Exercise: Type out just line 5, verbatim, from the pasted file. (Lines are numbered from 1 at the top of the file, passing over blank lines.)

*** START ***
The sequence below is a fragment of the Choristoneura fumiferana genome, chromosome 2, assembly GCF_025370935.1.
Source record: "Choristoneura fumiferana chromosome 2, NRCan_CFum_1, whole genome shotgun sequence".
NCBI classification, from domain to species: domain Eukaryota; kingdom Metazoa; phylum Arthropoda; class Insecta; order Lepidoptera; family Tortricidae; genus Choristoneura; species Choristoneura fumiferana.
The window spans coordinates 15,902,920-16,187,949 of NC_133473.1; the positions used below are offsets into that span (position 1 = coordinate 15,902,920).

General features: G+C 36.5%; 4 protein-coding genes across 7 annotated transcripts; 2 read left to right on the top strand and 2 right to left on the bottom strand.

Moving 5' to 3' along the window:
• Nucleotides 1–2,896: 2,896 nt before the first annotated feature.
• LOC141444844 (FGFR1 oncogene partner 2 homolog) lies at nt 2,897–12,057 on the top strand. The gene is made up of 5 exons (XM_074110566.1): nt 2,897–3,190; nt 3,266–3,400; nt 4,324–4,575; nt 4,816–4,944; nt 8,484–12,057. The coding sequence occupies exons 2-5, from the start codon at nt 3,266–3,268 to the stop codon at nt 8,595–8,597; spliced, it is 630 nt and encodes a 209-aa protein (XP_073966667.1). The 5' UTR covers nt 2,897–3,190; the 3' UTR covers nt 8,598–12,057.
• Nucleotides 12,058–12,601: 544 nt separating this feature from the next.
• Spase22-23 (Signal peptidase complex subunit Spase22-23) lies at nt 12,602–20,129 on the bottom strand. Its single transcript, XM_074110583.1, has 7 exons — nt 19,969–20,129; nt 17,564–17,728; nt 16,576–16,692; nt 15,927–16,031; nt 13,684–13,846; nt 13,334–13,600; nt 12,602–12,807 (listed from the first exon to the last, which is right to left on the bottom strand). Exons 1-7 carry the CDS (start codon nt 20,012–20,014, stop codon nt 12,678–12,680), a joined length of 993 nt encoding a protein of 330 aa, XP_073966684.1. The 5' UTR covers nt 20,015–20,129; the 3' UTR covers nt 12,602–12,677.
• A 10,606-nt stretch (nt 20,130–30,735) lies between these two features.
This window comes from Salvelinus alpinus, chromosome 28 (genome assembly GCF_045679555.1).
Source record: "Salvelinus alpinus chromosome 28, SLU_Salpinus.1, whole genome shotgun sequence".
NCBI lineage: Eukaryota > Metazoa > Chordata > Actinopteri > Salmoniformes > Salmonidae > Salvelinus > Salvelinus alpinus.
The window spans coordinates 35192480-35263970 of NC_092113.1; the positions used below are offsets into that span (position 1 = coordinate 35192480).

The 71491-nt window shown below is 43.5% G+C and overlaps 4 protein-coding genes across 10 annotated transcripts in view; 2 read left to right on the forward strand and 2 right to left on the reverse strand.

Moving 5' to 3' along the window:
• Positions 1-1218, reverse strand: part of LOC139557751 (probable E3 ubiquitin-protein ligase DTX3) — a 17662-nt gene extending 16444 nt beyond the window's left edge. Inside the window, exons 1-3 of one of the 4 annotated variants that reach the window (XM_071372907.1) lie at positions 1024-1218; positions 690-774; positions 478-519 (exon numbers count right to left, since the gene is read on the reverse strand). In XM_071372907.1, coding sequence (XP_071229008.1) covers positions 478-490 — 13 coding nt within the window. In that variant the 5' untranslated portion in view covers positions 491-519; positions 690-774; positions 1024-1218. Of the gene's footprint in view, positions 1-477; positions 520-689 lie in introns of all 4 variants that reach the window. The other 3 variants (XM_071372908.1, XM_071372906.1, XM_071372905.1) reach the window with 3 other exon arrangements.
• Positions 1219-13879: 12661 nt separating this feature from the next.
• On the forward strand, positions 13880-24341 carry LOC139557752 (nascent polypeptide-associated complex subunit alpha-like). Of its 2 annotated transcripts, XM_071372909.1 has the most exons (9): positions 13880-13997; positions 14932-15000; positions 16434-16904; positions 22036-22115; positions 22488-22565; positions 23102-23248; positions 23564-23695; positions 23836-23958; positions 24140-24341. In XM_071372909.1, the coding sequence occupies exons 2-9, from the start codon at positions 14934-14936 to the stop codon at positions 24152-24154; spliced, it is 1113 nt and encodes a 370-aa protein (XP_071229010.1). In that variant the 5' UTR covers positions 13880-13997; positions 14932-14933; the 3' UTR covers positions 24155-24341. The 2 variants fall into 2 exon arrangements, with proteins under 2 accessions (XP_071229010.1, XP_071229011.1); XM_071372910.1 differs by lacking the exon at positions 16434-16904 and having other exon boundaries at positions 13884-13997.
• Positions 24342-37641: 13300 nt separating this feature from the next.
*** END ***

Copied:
General features: G+C 36.5%; 4 protein-coding genes across 7 annotated transcripts; 2 read left to right on the top strand and 2 right to left on the bottom strand.